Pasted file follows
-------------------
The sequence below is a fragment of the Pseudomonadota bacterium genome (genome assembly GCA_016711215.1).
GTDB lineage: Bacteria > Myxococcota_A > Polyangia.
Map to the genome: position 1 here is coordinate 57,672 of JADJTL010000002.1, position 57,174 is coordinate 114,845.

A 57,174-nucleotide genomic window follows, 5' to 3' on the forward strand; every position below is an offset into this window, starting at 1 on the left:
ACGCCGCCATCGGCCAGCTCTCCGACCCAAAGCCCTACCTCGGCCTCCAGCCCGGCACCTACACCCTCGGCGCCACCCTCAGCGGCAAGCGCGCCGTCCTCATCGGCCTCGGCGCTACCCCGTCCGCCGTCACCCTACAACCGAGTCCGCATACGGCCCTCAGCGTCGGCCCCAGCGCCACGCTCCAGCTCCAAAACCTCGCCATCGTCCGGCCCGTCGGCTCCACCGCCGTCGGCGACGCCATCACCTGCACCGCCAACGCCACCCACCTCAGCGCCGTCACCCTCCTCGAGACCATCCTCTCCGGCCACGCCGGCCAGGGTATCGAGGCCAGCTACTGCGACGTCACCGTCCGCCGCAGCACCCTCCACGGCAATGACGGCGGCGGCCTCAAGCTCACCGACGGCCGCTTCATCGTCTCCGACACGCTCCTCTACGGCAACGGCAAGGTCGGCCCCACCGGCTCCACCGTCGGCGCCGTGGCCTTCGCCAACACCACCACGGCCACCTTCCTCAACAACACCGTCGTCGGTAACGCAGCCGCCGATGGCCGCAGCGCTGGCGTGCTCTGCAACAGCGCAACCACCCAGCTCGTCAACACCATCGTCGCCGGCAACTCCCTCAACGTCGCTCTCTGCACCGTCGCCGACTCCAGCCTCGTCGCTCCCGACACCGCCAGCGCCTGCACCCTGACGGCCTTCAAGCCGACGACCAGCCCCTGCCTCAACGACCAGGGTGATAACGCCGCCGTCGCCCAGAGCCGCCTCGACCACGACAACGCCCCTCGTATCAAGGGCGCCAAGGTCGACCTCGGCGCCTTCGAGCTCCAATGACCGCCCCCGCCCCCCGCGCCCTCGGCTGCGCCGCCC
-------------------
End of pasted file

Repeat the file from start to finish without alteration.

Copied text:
The sequence below is a fragment of the Pseudomonadota bacterium genome (genome assembly GCA_016711215.1).
GTDB lineage: Bacteria > Myxococcota_A > Polyangia.
Map to the genome: position 1 here is coordinate 57,672 of JADJTL010000002.1, position 57,174 is coordinate 114,845.

A 57,174-nucleotide genomic window follows, 5' to 3' on the forward strand; every position below is an offset into this window, starting at 1 on the left:
ACGCCGCCATCGGCCAGCTCTCCGACCCAAAGCCCTACCTCGGCCTCCAGCCCGGCACCTACACCCTCGGCGCCACCCTCAGCGGCAAGCGCGCCGTCCTCATCGGCCTCGGCGCTACCCCGTCCGCCGTCACCCTACAACCGAGTCCGCATACGGCCCTCAGCGTCGGCCCCAGCGCCACGCTCCAGCTCCAAAACCTCGCCATCGTCCGGCCCGTCGGCTCCACCGCCGTCGGCGACGCCATCACCTGCACCGCCAACGCCACCCACCTCAGCGCCGTCACCCTCCTCGAGACCATCCTCTCCGGCCACGCCGGCCAGGGTATCGAGGCCAGCTACTGCGACGTCACCGTCCGCCGCAGCACCCTCCACGGCAATGACGGCGGCGGCCTCAAGCTCACCGACGGCCGCTTCATCGTCTCCGACACGCTCCTCTACGGCAACGGCAAGGTCGGCCCCACCGGCTCCACCGTCGGCGCCGTGGCCTTCGCCAACACCACCACGGCCACCTTCCTCAACAACACCGTCGTCGGTAACGCAGCCGCCGATGGCCGCAGCGCTGGCGTGCTCTGCAACAGCGCAACCACCCAGCTCGTCAACACCATCGTCGCCGGCAACTCCCTCAACGTCGCTCTCTGCACCGTCGCCGACTCCAGCCTCGTCGCTCCCGACACCGCCAGCGCCTGCACCCTGACGGCCTTCAAGCCGACGACCAGCCCCTGCCTCAACGACCAGGGTGATAACGCCGCCGTCGCCCAGAGCCGCCTCGACCACGACAACGCCCCTCGTATCAAGGGCGCCAAGGTCGACCTCGGCGCCTTCGAGCTCCAATGACCGCCCCCGCCCCCCGCGCCCTCGGCTGCGCCGCCC